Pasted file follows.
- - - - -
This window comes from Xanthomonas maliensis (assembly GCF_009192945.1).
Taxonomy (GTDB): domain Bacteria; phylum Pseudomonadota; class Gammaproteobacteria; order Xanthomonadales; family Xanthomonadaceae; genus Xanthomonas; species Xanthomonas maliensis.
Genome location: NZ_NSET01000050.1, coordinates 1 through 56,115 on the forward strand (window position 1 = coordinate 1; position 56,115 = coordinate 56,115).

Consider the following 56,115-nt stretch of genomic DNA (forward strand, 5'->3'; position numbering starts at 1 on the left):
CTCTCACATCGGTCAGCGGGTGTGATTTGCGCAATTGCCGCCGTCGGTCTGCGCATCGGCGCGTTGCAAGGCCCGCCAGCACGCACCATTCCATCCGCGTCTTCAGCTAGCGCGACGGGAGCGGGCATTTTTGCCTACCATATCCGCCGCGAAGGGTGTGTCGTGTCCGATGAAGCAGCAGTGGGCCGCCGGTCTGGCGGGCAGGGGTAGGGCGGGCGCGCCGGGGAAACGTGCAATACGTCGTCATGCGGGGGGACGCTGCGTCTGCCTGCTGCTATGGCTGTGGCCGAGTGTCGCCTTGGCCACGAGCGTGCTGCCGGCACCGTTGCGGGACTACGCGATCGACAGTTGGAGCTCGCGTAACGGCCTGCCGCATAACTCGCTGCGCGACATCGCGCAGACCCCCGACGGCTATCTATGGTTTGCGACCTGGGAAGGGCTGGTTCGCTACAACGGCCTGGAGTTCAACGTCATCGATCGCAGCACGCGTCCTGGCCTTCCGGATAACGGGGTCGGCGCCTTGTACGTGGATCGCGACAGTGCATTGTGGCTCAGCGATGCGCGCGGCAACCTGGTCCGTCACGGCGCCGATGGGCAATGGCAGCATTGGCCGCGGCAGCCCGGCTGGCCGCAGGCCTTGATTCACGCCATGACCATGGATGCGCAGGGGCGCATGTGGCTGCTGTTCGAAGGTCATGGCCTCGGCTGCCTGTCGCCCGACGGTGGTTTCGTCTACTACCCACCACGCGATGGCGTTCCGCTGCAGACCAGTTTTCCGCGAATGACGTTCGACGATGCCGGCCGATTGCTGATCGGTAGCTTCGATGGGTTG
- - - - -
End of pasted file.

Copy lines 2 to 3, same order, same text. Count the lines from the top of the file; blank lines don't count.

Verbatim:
Taxonomy (GTDB): domain Bacteria; phylum Pseudomonadota; class Gammaproteobacteria; order Xanthomonadales; family Xanthomonadaceae; genus Xanthomonas; species Xanthomonas maliensis.
Genome location: NZ_NSET01000050.1, coordinates 1 through 56,115 on the forward strand (window position 1 = coordinate 1; position 56,115 = coordinate 56,115).